"The Little Red Truck" follows the Missoula Children's Theater to towns across the country.
One of several recent docus promoting the incalculable educational value of hands-on stagecraft, “The Little Red Truck” follows the Missoula Children’s Theater to towns across the country. Touring pairs of professional actor-directors supply costumes, props, scenery and scripts. They audition, cast and rehearse with 50-60 local kids, mounting hourlong musicals in the positively biblical span of a mere six days. Though neither as timely as HBO’s “Autism: The Musical” nor as complexly layered as “OT: Our Town,” “Truck” nevertheless moves briskly along its matter-of-factly idealistic path, likely headed for PBS or cable.
Intercutting among five diverse groups presenting five different musical plays in five different, geographically far-flung burgs, from Hollywood’s Little Red Schoolhouse to the Inuit Maani Uljik Ilinnarvik School in Rankin Inlet, Canada, director Rob Whitehair stresses both the contrasts and similarities of the parallel productions and the day-by-day progress of the pint-size troupers.
In some locations, first-day auditions succeed in assigning roles to all aspiring thespians in attendance; in other venues, a hundred disappointed wannabes must be diplomatically turned away. Next day, readings and blockings range from the unexpectedly polished professionalism of “The Little Mermaid” at Harrisburg, Pa., to the wholly uncoordinated enthusiasm on the set of “The Frog Prince” in Americus, Ga.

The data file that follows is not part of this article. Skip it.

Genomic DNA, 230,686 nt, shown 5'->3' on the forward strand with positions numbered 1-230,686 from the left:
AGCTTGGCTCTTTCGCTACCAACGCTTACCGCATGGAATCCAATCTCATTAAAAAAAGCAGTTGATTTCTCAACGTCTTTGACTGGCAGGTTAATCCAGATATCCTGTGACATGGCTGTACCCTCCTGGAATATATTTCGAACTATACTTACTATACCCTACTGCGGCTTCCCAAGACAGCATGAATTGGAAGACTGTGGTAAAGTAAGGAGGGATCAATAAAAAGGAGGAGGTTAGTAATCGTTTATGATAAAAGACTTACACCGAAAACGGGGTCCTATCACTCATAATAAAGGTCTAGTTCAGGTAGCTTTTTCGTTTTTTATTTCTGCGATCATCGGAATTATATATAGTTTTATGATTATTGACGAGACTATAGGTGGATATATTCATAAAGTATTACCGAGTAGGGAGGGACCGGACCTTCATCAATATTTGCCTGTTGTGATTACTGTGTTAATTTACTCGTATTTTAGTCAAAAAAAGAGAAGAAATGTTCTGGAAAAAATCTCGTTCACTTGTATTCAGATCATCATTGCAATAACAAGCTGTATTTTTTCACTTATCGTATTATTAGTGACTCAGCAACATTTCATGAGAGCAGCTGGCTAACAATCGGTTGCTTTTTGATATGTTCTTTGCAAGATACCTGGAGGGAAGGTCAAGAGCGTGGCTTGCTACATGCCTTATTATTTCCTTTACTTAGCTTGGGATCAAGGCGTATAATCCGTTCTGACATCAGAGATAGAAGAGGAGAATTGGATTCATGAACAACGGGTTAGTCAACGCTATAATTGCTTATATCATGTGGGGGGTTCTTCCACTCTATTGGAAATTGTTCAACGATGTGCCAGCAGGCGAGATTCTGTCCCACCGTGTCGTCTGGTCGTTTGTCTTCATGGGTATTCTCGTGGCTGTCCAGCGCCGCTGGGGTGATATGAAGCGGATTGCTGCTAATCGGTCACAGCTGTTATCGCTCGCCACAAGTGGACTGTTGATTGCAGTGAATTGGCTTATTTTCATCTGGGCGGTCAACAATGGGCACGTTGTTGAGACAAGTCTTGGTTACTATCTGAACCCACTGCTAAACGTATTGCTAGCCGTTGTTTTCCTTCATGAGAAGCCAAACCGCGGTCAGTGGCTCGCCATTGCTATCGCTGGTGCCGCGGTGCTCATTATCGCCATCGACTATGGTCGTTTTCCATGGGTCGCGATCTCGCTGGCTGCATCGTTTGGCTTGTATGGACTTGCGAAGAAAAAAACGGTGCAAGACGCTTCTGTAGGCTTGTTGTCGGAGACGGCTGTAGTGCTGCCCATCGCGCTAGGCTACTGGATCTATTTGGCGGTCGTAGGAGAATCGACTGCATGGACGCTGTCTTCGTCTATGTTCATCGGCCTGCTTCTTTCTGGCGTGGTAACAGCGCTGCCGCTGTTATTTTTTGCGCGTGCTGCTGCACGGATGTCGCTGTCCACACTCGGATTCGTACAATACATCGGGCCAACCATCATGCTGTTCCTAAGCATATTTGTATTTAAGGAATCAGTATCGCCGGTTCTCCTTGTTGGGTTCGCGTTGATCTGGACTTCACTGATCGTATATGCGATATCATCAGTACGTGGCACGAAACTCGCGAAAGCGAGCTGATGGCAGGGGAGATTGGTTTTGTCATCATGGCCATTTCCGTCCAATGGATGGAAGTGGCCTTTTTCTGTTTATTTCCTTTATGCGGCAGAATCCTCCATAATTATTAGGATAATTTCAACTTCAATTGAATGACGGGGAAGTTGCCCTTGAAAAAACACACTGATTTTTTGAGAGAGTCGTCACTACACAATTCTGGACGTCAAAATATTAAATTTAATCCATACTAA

The third day is dedicated to developing the “peewees” in the casts, be they little barnyard animals in Tierra Del Sol School’s “Beauty Lou and the Country Beast” or the surfeit of skunks in the Inuit “Robin Hood.” The dress rehearsals unfold simultaneously, but show wildly differing rates of mastery.
Interviews with dedicated actor-directors, including ex-Missoulan J.K. Simmons (“Juno,” “Burn After Reading”), comment on every stage of the proceedings and describe the larger context of social inequities and scholastic deficiencies, which the program seeks to remedy and balance. To-the-camera asides by 14-year-old reformed gang members or adorable, gap-toothed 5-year olds furnish juvenile assessments of the program’s efficacy.
Sometimes, Whitehair’s rationales for singling out individual kids for closeup attention smacks more of TV-type human-interest coverage than the kind of committed collectivism that governs the overall docu. Pic’s strength lies in charting a dual process, that of a play taking shape in an incredibly short amount time and of the changes wrought in the children’s behavior as they learn to listen, focus, follow directions and work as a team, caught up in an artistic endeavor with its own rhythms, logic and built-in necessities.